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Psalm 46:1 - “God is our refuge and strength, a very present help in trouble.”

This Psalm has often been called “Luther’s Psalm” for the simple reason it was the inspiration for his famous hymn, “A Mighty Fortress Is Our God.” It would be hard to count the many thousands of Christians who have received comfort in the storms of life in Luther’s powerful words - “A mighty fortress is our God, a bulwark never failing; Our Helper, He, amid the flood of mortal ills prevailing.”

The reason this song has had such a long and fruitful ministry in the Church is that Luther captured not only the truth of this Psalm, but the intent of the Holy Spirit in having these truths made the theme of the Church’s worship and song. This Psalm was, right from the beginning, written for the “choir director,” or, “the worship leader.” The Holy Spirit intended the worship of God’s people to center around His care and protection in the middle of their troubles. The people of God are to celebrate the reliability of God.

Certainly troubles come. Luther said God was our Helper “amid the flood of mortal ills prevailing.” Catch the emphasis on that word “flood.” Even Luther knew troubles don’t come one at a time. The second trial doesn’t wait until you’ve caught your breath from the first. Life sometimes comes in an overwhelming fashion, just like a flood. You go through seasons that are actually hard to understand or explain. Life can sour so quickly for all of us.

In vivid pictorial language the Psalmist captures one of the most difficult times we can imagine:

Psalm 46:2-3 - “Therefore we will not fear though the earth gives way, though the mountains be moved into the heart of the sea, [3] though its waters roar and foam, though the mountains tremble at its swelling. Selah.”

This is more than beautiful poetry. The Psalmist knows of what he speaks. Mountains don’t usually just slip into the ocean. Mountains stay put. You can count on mountains. Mountains are strong and reliable.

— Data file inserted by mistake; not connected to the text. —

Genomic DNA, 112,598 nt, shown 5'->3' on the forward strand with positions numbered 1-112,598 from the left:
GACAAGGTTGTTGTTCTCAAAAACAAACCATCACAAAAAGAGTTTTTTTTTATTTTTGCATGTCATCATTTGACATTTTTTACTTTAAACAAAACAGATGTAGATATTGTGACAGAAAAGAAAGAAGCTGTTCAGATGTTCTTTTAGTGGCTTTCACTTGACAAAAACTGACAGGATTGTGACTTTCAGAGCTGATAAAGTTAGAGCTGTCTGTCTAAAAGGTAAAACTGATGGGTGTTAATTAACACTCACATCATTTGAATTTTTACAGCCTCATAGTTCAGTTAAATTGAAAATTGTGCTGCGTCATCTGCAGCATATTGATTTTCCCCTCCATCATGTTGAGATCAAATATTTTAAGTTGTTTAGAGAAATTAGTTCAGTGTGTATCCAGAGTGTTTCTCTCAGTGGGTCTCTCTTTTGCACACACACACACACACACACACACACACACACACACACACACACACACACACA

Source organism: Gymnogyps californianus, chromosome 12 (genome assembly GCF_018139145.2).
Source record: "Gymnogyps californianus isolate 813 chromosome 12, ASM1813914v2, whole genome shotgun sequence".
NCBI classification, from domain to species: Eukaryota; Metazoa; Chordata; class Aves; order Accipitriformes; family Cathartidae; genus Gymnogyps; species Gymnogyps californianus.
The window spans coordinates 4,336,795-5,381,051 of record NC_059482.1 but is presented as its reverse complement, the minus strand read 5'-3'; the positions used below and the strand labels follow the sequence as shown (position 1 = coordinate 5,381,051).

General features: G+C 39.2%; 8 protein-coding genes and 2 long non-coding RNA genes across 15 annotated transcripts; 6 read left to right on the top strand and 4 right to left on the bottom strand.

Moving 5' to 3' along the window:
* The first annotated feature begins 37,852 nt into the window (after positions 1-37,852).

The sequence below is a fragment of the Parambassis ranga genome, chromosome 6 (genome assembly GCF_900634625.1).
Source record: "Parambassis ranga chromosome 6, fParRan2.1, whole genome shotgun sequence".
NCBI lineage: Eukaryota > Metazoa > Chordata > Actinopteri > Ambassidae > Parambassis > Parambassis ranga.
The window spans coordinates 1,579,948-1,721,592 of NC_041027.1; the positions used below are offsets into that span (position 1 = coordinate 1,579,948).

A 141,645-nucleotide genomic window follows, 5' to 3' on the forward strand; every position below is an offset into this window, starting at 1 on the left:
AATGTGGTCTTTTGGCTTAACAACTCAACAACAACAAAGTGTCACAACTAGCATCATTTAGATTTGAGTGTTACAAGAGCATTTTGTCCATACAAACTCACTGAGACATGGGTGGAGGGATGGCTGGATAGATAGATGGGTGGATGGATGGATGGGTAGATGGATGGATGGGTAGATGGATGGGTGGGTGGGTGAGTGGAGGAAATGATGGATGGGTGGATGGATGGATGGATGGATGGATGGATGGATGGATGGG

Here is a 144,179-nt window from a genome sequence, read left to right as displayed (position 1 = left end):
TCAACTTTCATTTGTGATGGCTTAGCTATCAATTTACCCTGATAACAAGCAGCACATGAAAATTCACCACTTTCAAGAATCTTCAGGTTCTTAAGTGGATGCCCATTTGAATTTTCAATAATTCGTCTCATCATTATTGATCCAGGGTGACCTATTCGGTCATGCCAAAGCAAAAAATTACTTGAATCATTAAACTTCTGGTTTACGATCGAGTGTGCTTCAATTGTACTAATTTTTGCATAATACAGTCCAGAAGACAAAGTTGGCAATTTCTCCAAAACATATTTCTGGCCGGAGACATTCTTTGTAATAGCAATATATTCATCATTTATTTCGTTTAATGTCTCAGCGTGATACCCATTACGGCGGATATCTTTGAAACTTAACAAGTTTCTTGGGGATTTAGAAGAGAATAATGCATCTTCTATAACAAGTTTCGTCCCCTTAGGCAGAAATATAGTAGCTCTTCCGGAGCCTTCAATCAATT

There is nothing that devastates our personal world more than the shaking up of things we thought were unmovable. You get used to some things as sources of strength. There are certain things we quickly grow to rely on. We come to count on certain things to hold our lives in proper place.

Then the market crashes. Or that rock solid person in our life dies. We betray our most cherished moral convictions. And everything is suddenly changed. The mountains really have crashed into the sea. Our supports are gone. It’s very easy for even buoyant Christians to become disillusioned and discouraged with life. Where is God when you really need Him?

Now, that’s where this Psalm has news for us - very good news. It tell us God hasn’t deserted us. Regardless how we may feel, the Psalmist says God is “a very present help in trouble”(1). He’s not far away. He’s not hard to reach. In other words, God is not useless when He’s mostneeded. He is there and He is not inactive. He’s not an absent help. An absent help is no good at all. God is a present help. In fact, as if for emphasis, the Psalmist says, He’s a “very present help.”

All of this brings us to the subject for this teaching. How does God help us? Lots of very good people wonder if He helps at all. Lots of Christians put on a good face, but deep inside wonder why God isn’t doing anything about their situation. What are we to say to them?

I want to look at the two different ways God wants to help us in our time of deepest failure and trouble. Because, if we don’t know how the help comes we will likely conclude, quite falsely, that God doesn’t help at all. And that would be a great tragedy to the honor and glory of God and His willingness to keep His promise of help to His people.

The key to all of this is in our text for the day:

Psalm 46:1 - “God is our refuge and strength, a very present help in trouble.”

The beauty of those simple words is this: they tell us how God wants to help us. They tell us the kind of help we should look for in two very different situations. Sometimes God wants to be our refuge. Sometimes He wants to be our strength. And if we ever get those two situations reversed, disaster will result.